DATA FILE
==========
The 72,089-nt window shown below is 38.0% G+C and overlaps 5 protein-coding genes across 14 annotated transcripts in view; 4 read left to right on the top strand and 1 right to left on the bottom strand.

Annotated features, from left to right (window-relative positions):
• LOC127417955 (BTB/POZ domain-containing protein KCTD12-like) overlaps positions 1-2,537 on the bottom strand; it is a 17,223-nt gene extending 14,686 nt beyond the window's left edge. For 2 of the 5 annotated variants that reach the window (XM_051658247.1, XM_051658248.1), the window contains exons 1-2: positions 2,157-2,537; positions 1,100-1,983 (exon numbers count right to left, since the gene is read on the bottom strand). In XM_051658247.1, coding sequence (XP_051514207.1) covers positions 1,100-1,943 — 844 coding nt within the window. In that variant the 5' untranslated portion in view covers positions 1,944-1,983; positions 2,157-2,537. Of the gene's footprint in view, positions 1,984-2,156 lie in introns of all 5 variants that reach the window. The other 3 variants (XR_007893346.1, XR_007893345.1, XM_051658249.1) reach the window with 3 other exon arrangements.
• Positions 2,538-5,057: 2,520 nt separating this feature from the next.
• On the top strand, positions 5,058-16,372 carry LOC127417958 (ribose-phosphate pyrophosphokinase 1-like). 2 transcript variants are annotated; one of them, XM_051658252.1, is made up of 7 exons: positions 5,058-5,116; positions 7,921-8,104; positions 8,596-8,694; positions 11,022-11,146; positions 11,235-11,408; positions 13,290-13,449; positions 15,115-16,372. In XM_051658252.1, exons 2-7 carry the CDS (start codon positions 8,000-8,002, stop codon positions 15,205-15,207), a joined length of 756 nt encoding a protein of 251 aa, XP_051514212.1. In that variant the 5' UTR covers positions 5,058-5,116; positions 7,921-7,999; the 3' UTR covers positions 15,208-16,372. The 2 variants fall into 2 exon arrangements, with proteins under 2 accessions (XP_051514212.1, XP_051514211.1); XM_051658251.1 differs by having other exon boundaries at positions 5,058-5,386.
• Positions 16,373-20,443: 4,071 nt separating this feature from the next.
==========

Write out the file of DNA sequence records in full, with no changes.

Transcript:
The 72,089-nt window shown below is 38.0% G+C and overlaps 5 protein-coding genes across 14 annotated transcripts in view; 4 read left to right on the top strand and 1 right to left on the bottom strand.

Annotated features, from left to right (window-relative positions):
• LOC127417955 (BTB/POZ domain-containing protein KCTD12-like) overlaps positions 1-2,537 on the bottom strand; it is a 17,223-nt gene extending 14,686 nt beyond the window's left edge. For 2 of the 5 annotated variants that reach the window (XM_051658247.1, XM_051658248.1), the window contains exons 1-2: positions 2,157-2,537; positions 1,100-1,983 (exon numbers count right to left, since the gene is read on the bottom strand). In XM_051658247.1, coding sequence (XP_051514207.1) covers positions 1,100-1,943 — 844 coding nt within the window. In that variant the 5' untranslated portion in view covers positions 1,944-1,983; positions 2,157-2,537. Of the gene's footprint in view, positions 1,984-2,156 lie in introns of all 5 variants that reach the window. The other 3 variants (XR_007893346.1, XR_007893345.1, XM_051658249.1) reach the window with 3 other exon arrangements.
• Positions 2,538-5,057: 2,520 nt separating this feature from the next.
• On the top strand, positions 5,058-16,372 carry LOC127417958 (ribose-phosphate pyrophosphokinase 1-like). 2 transcript variants are annotated; one of them, XM_051658252.1, is made up of 7 exons: positions 5,058-5,116; positions 7,921-8,104; positions 8,596-8,694; positions 11,022-11,146; positions 11,235-11,408; positions 13,290-13,449; positions 15,115-16,372. In XM_051658252.1, exons 2-7 carry the CDS (start codon positions 8,000-8,002, stop codon positions 15,205-15,207), a joined length of 756 nt encoding a protein of 251 aa, XP_051514212.1. In that variant the 5' UTR covers positions 5,058-5,116; positions 7,921-7,999; the 3' UTR covers positions 15,208-16,372. The 2 variants fall into 2 exon arrangements, with proteins under 2 accessions (XP_051514212.1, XP_051514211.1); XM_051658251.1 differs by having other exon boundaries at positions 5,058-5,386.
• Positions 16,373-20,443: 4,071 nt separating this feature from the next.